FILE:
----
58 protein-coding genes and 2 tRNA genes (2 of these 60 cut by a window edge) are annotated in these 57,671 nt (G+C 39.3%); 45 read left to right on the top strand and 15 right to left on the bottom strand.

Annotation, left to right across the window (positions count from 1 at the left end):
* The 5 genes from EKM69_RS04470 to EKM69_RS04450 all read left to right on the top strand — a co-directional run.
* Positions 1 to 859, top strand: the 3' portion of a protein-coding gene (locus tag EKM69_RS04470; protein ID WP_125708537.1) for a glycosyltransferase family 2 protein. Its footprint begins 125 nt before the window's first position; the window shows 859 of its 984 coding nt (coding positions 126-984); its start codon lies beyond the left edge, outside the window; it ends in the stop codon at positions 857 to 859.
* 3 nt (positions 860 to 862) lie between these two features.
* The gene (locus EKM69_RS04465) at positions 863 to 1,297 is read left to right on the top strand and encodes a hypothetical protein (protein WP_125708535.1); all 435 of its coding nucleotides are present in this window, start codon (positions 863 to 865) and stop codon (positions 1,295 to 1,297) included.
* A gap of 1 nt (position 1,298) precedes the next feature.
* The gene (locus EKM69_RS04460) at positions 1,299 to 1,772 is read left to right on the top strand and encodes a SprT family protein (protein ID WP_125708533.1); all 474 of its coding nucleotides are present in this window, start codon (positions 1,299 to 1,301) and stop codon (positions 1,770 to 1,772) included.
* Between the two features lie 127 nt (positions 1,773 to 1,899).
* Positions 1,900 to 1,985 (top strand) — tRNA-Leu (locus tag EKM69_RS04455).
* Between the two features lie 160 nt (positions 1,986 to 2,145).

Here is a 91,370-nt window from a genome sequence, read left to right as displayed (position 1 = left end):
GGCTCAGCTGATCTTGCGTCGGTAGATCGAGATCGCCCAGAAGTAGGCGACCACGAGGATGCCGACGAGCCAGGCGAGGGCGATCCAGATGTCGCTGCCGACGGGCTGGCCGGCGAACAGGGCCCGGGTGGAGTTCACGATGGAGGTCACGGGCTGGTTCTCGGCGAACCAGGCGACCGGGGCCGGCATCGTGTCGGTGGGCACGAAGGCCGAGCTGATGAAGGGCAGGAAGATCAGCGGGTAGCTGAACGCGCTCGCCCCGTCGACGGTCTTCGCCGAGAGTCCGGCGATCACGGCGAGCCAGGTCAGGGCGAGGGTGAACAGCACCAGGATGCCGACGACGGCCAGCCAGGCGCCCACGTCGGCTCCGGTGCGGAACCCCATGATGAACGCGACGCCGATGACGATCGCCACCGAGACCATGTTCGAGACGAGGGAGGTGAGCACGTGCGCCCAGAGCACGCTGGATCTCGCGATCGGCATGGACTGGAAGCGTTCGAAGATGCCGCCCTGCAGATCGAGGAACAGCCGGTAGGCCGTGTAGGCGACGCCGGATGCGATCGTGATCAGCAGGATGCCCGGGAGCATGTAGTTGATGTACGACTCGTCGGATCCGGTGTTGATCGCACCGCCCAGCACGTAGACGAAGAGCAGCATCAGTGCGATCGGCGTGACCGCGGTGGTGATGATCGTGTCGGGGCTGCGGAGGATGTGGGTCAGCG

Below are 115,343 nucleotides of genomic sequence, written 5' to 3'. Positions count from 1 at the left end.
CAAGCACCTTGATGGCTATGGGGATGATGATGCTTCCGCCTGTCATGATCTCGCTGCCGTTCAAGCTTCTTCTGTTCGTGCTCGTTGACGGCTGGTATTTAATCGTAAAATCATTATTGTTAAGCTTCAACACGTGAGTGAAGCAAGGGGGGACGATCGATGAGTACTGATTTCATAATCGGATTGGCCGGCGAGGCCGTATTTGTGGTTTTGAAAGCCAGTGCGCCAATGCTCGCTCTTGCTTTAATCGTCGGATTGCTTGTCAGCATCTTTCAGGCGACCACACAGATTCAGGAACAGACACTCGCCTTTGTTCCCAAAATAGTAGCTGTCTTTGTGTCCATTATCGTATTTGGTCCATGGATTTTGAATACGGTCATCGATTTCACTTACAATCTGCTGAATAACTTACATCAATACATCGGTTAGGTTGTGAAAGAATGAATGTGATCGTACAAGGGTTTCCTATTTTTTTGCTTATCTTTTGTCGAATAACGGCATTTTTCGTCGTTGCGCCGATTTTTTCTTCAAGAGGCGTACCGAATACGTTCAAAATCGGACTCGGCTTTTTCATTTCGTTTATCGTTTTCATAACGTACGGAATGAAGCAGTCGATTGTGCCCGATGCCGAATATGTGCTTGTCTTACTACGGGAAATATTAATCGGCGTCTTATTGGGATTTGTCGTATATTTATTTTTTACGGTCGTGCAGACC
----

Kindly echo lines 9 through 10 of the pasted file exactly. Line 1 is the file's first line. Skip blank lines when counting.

* Between the two features lie 127 nt (positions 1,773 to 1,899).
* Positions 1,900 to 1,985 (top strand) — tRNA-Leu (locus tag EKM69_RS04455).